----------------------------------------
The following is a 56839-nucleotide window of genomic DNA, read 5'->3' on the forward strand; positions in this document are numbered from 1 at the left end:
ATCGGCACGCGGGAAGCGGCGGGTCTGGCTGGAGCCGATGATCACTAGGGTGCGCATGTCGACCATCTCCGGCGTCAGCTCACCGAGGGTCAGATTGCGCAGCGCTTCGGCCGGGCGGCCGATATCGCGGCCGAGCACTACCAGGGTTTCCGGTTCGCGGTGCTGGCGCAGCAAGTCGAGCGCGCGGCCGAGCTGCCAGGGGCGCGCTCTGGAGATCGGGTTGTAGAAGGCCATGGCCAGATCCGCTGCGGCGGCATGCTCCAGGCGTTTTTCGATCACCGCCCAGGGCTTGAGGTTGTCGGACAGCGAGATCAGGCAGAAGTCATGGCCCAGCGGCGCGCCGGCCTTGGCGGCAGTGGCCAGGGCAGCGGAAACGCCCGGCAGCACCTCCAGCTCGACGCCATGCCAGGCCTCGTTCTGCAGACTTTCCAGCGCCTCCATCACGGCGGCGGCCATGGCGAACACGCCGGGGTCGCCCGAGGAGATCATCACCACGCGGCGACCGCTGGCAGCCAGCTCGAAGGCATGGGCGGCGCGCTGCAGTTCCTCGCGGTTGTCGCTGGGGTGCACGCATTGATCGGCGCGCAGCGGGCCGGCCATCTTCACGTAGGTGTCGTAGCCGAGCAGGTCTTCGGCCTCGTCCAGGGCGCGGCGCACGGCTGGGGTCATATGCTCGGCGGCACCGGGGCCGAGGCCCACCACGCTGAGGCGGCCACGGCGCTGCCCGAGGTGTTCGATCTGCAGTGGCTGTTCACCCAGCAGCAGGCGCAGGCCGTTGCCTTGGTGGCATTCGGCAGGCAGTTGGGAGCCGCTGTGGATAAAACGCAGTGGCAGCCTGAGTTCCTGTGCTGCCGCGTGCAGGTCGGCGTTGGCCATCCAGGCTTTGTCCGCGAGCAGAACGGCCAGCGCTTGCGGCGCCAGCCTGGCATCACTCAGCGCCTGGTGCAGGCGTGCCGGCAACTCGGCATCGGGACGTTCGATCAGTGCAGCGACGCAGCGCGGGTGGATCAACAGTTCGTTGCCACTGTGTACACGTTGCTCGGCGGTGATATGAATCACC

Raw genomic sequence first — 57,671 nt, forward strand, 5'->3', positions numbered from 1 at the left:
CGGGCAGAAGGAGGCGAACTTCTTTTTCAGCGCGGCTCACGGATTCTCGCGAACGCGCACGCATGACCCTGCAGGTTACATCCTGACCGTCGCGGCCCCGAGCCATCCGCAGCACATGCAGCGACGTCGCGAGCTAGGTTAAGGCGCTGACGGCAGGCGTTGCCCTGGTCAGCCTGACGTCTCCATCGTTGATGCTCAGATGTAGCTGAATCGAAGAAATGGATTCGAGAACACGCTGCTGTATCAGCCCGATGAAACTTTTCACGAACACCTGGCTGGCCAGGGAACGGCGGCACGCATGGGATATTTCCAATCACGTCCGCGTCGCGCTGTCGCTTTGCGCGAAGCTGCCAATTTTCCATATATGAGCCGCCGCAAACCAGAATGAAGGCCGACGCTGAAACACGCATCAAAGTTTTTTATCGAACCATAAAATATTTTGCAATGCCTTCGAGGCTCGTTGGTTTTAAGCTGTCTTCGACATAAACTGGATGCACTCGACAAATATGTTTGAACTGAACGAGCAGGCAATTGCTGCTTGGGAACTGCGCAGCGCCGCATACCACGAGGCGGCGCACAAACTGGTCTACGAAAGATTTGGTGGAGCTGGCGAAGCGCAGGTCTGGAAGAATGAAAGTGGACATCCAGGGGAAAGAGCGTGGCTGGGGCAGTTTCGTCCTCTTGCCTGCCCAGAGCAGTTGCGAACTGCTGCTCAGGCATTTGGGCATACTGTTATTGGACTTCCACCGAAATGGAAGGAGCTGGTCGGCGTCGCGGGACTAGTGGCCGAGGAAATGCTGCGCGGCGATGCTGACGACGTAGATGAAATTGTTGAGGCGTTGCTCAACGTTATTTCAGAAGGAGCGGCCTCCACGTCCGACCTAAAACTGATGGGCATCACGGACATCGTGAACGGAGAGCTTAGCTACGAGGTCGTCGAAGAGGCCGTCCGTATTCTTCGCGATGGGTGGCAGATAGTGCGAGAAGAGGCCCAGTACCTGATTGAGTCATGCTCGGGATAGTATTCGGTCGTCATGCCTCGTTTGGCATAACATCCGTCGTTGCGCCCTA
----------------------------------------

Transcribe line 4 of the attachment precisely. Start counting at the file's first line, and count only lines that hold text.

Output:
CGGGCAGAAGGAGGCGAACTTCTTTTTCAGCGCGGCTCACGGATTCTCGCGAACGCGCACGCATGACCCTGCAGGTTACATCCTGACCGTCGCGGCCCCGAGCCATCCGCAGCACATGCAGCGACGTCGCGAGCTAGGTTAAGGCGCTGACGGCAGGCGTTGCCCTGGTCAGCCTGACGTCTCCATCGTTGATGCTCAGATGTAGCTGAATCGAAGAAATGGATTCGAGAACACGCTGCTGTATCAGCCCGATGAAACTTTTCACGAACACCTGGCTGGCCAGGGAACGGCGGCACGCATGGGATATTTCCAATCACGTCCGCGTCGCGCTGTCGCTTTGCGCGAAGCTGCCAATTTTCCATATATGAGCCGCCGCAAACCAGAATGAAGGCCGACGCTGAAACACGCATCAAAGTTTTTTATCGAACCATAAAATATTTTGCAATGCCTTCGAGGCTCGTTGGTTTTAAGCTGTCTTCGACATAAACTGGATGCACTCGACAAATATGTTTGAACTGAACGAGCAGGCAATTGCTGCTTGGGAACTGCGCAGCGCCGCATACCACGAGGCGGCGCACAAACTGGTCTACGAAAGATTTGGTGGAGCTGGCGAAGCGCAGGTCTGGAAGAATGAAAGTGGACATCCAGGGGAAAGAGCGTGGCTGGGGCAGTTTCGTCCTCTTGCCTGCCCAGAGCAGTTGCGAACTGCTGCTCAGGCATTTGGGCATACTGTTATTGGACTTCCACCGAAATGGAAGGAGCTGGTCGGCGTCGCGGGACTAGTGGCCGAGGAAATGCTGCGCGGCGATGCTGACGACGTAGATGAAATTGTTGAGGCGTTGCTCAACGTTATTTCAGAAGGAGCGGCCTCCACGTCCGACCTAAAACTGATGGGCATCACGGACATCGTGAACGGAGAGCTTAGCTACGAGGTCGTCGAAGAGGCCGTCCGTATTCTTCGCGATGGGTGGCAGATAGTGCGAGAAGAGGCCCAGTACCTGATTGAGTCATGCTCGGGATAGTATTCGGTCGTCATGCCTCGTTTGGCATAACATCCGTCGTTGCGCCCTA